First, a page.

Editor:

Is it just me, or was last night a new low in city government’s public engagement? The second half of the marathon planning and zoning meeting featured an application from a private developer to significantly modify the land-use code to allow dense, multi-unit development on small lots in the RMF zone district.

As part of the applicant’s required public outreach, a survey presented by their consultant, Chris Bendon, indicated 85% of respondents did not support the amendment to increase density. And the public comment phase featured numerous speakers, all of whom were against the idea. Next, in a sad display of bullying, Phillip Supino, the city of Aspen community development director, personally rebuked several members of the public for their observations. And of course, no citizens were permitted to respond to Mr. Supino. Despite the overwhelming public sentiment against the proposal, city staff completely ignored their required public outreach and in typical “we know better” fashion prepared a resolution to recommend approval of the amendment to city council. But when the P&Z commissioners couldn’t agree on a motion put forward by Commissioner Carver to deny the proposal, they effectively punted and sent the proposal to city council without making a recommendation. Is this what representative government looks like?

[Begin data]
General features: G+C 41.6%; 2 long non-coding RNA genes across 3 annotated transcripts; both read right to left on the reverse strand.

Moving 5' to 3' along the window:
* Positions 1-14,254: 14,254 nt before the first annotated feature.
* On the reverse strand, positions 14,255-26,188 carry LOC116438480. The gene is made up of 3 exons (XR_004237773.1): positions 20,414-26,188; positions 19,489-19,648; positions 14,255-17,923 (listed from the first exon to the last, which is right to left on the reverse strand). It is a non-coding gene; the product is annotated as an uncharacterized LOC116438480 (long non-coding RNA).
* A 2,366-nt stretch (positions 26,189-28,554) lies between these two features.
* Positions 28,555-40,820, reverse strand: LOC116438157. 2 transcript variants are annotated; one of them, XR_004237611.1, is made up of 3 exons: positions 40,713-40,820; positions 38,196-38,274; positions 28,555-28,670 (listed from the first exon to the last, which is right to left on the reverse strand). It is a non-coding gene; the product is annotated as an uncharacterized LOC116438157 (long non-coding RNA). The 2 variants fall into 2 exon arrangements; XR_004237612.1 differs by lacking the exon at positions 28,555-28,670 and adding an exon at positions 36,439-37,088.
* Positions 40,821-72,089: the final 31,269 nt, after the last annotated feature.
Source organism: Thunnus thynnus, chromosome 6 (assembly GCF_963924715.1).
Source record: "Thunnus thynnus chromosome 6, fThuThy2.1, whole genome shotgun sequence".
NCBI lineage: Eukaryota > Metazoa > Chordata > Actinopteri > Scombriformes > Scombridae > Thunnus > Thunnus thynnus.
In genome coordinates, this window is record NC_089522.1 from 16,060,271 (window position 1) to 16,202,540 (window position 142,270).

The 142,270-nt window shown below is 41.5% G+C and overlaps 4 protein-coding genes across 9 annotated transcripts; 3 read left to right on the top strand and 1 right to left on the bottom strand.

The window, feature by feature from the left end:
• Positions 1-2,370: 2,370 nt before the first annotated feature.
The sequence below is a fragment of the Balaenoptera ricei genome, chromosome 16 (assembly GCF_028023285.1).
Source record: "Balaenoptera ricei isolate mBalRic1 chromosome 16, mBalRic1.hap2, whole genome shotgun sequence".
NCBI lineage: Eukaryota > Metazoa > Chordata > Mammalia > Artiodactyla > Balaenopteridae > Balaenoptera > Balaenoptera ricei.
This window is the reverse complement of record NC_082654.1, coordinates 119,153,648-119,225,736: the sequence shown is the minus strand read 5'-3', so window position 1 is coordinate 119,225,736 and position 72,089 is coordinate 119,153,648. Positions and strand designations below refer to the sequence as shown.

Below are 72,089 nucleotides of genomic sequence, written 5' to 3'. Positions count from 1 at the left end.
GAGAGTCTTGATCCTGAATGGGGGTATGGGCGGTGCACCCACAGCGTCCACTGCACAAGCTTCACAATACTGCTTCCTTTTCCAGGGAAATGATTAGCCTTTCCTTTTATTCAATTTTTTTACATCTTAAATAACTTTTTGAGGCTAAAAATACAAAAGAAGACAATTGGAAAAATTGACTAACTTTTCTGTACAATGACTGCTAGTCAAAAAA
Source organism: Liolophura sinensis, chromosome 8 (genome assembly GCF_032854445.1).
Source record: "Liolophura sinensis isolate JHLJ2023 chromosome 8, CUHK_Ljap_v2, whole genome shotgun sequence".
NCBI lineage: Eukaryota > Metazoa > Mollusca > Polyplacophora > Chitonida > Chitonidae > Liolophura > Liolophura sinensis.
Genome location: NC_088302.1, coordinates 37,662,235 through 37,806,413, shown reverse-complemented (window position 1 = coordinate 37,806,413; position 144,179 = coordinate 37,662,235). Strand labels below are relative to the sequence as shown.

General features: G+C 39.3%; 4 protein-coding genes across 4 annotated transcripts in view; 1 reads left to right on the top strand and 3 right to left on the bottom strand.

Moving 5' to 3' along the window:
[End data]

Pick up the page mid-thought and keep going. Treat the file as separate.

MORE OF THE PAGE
Michael Smith

Aspen